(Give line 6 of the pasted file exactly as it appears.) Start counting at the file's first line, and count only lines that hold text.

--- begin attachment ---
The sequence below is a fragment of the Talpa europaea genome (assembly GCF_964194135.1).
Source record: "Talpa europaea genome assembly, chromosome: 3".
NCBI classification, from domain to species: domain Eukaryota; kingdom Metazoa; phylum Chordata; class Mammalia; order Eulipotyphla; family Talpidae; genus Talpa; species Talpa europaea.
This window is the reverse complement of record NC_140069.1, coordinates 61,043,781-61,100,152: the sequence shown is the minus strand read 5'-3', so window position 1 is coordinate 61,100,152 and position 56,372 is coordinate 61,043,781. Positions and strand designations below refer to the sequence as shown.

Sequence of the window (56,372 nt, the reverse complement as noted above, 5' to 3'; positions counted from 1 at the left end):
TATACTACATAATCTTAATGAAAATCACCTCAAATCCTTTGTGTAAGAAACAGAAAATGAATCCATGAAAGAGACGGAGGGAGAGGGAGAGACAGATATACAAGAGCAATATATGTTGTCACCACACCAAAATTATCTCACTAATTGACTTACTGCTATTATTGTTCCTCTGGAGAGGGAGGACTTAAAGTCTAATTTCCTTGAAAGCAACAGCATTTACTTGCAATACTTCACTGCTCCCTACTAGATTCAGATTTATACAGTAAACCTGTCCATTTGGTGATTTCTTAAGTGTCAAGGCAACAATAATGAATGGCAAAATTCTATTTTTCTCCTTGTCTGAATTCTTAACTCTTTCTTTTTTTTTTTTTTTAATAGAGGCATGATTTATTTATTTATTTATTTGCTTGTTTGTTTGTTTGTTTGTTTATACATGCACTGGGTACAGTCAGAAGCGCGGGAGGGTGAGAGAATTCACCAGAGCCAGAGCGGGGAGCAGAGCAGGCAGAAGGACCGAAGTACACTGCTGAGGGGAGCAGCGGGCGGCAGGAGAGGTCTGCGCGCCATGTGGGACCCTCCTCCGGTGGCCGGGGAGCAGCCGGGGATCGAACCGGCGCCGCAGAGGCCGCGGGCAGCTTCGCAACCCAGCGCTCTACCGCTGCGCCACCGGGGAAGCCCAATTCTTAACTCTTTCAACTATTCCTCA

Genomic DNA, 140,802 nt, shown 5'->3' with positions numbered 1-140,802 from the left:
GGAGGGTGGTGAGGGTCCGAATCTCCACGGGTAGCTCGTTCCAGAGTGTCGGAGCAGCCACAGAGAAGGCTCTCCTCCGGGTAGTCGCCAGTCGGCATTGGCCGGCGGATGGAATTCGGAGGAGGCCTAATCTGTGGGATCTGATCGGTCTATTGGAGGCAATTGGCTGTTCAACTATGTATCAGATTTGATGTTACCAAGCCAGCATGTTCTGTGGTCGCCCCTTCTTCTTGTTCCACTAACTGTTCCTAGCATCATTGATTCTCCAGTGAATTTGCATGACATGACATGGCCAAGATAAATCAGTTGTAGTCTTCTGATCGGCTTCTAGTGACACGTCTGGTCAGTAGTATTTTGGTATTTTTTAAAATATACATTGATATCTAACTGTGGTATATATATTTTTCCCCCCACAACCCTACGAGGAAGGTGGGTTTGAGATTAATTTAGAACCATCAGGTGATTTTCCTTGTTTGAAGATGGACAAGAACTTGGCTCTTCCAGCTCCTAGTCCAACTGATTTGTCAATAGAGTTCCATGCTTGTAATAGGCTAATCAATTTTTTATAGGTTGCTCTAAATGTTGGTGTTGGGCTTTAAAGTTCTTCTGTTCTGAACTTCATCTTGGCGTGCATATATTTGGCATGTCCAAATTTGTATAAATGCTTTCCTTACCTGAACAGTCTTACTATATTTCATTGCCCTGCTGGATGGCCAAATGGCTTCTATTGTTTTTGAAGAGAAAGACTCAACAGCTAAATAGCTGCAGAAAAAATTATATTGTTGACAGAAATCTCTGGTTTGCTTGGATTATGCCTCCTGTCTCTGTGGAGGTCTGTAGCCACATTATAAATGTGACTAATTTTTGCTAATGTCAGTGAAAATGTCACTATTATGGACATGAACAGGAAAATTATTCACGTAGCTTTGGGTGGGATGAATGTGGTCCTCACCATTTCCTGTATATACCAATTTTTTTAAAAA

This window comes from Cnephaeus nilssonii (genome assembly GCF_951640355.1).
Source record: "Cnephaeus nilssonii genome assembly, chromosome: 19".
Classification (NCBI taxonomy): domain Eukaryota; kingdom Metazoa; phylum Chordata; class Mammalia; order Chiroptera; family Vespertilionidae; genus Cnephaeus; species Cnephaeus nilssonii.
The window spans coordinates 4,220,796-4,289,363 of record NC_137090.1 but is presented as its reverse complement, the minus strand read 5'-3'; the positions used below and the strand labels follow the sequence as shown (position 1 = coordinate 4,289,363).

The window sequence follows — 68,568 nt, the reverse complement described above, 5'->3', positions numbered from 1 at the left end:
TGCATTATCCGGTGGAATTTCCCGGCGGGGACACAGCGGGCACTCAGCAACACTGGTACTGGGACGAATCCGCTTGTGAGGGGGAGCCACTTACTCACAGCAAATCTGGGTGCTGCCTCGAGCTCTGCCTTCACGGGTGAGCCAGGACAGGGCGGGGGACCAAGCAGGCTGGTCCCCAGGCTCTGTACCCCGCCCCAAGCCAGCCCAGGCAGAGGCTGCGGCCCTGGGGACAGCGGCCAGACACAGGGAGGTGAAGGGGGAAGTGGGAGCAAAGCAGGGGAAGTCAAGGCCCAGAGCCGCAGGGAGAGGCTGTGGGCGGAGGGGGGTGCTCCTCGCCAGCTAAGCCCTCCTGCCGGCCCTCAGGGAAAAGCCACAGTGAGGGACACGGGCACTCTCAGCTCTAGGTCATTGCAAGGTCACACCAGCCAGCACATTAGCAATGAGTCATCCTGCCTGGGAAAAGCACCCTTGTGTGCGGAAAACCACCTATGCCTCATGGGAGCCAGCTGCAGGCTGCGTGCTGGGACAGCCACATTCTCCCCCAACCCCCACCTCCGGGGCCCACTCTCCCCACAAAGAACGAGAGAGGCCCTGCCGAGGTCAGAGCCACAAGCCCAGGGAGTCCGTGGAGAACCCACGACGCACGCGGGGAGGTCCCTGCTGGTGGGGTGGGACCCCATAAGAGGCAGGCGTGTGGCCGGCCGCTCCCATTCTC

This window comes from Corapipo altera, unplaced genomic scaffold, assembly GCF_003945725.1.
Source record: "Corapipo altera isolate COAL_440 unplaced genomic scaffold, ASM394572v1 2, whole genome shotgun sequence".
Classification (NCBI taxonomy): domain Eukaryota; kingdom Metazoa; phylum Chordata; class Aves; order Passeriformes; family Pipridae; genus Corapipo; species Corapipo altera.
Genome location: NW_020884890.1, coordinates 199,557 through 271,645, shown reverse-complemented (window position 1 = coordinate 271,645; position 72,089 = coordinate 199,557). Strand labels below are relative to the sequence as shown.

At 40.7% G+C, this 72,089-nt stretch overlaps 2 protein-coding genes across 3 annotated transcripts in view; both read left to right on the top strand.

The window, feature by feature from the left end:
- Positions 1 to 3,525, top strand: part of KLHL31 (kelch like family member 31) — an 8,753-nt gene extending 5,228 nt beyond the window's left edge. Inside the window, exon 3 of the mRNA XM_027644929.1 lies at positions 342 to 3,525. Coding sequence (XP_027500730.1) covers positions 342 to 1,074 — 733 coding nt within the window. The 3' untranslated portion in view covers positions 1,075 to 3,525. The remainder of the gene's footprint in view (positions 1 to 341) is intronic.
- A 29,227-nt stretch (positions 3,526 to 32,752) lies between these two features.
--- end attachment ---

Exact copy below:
TATACTACATAATCTTAATGAAAATCACCTCAAATCCTTTGTGTAAGAAACAGAAAATGAATCCATGAAAGAGACGGAGGGAGAGGGAGAGACAGATATACAAGAGCAATATATGTTGTCACCACACCAAAATTATCTCACTAATTGACTTACTGCTATTATTGTTCCTCTGGAGAGGGAGGACTTAAAGTCTAATTTCCTTGAAAGCAACAGCATTTACTTGCAATACTTCACTGCTCCCTACTAGATTCAGATTTATACAGTAAACCTGTCCATTTGGTGATTTCTTAAGTGTCAAGGCAACAATAATGAATGGCAAAATTCTATTTTTCTCCTTGTCTGAATTCTTAACTCTTTCTTTTTTTTTTTTTTTAATAGAGGCATGATTTATTTATTTATTTATTTGCTTGTTTGTTTGTTTGTTTGTTTATACATGCACTGGGTACAGTCAGAAGCGCGGGAGGGTGAGAGAATTCACCAGAGCCAGAGCGGGGAGCAGAGCAGGCAGAAGGACCGAAGTACACTGCTGAGGGGAGCAGCGGGCGGCAGGAGAGGTCTGCGCGCCATGTGGGACCCTCCTCCGGTGGCCGGGGAGCAGCCGGGGATCGAACCGGCGCCGCAGAGGCCGCGGGCAGCTTCGCAACCCAGCGCTCTACCGCTGCGCCACCGGGGAAGCCCAATTCTTAACTCTTTCAACTATTCCTCA